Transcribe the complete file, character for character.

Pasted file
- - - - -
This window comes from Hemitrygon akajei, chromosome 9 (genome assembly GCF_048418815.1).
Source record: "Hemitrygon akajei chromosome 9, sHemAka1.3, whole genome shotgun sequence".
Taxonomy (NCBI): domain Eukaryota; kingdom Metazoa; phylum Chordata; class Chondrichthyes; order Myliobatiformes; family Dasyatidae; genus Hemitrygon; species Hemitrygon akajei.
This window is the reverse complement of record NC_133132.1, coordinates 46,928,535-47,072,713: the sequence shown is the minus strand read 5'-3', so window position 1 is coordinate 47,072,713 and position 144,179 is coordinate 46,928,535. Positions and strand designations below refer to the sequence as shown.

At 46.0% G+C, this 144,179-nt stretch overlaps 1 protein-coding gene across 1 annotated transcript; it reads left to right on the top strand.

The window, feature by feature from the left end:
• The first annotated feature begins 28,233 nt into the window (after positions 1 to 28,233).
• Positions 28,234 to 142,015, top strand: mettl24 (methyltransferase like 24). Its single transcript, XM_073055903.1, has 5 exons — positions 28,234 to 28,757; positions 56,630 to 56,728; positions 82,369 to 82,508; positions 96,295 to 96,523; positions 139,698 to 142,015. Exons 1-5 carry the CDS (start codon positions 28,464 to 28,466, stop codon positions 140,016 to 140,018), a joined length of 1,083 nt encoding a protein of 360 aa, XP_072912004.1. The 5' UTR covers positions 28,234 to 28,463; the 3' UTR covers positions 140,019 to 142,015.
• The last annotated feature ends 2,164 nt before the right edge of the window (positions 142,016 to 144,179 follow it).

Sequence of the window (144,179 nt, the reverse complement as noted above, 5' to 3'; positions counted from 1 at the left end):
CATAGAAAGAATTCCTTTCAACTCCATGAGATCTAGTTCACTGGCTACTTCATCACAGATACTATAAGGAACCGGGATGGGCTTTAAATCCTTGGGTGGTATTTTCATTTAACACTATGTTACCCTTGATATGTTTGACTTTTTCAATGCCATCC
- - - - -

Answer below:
This window comes from Hemitrygon akajei, chromosome 9 (genome assembly GCF_048418815.1).
Source record: "Hemitrygon akajei chromosome 9, sHemAka1.3, whole genome shotgun sequence".
Taxonomy (NCBI): domain Eukaryota; kingdom Metazoa; phylum Chordata; class Chondrichthyes; order Myliobatiformes; family Dasyatidae; genus Hemitrygon; species Hemitrygon akajei.
This window is the reverse complement of record NC_133132.1, coordinates 46,928,535-47,072,713: the sequence shown is the minus strand read 5'-3', so window position 1 is coordinate 47,072,713 and position 144,179 is coordinate 46,928,535. Positions and strand designations below refer to the sequence as shown.

At 46.0% G+C, this 144,179-nt stretch overlaps 1 protein-coding gene across 1 annotated transcript; it reads left to right on the top strand.

The window, feature by feature from the left end:
• The first annotated feature begins 28,233 nt into the window (after positions 1 to 28,233).
• Positions 28,234 to 142,015, top strand: mettl24 (methyltransferase like 24). Its single transcript, XM_073055903.1, has 5 exons — positions 28,234 to 28,757; positions 56,630 to 56,728; positions 82,369 to 82,508; positions 96,295 to 96,523; positions 139,698 to 142,015. Exons 1-5 carry the CDS (start codon positions 28,464 to 28,466, stop codon positions 140,016 to 140,018), a joined length of 1,083 nt encoding a protein of 360 aa, XP_072912004.1. The 5' UTR covers positions 28,234 to 28,463; the 3' UTR covers positions 140,019 to 142,015.
• The last annotated feature ends 2,164 nt before the right edge of the window (positions 142,016 to 144,179 follow it).

Sequence of the window (144,179 nt, the reverse complement as noted above, 5' to 3'; positions counted from 1 at the left end):
CATAGAAAGAATTCCTTTCAACTCCATGAGATCTAGTTCACTGGCTACTTCATCACAGATACTATAAGGAACCGGGATGGGCTTTAAATCCTTGGGTGGTATTTTCATTTAACACTATGTTACCCTTGATATGTTTGACTTTTTCAATGCCATCC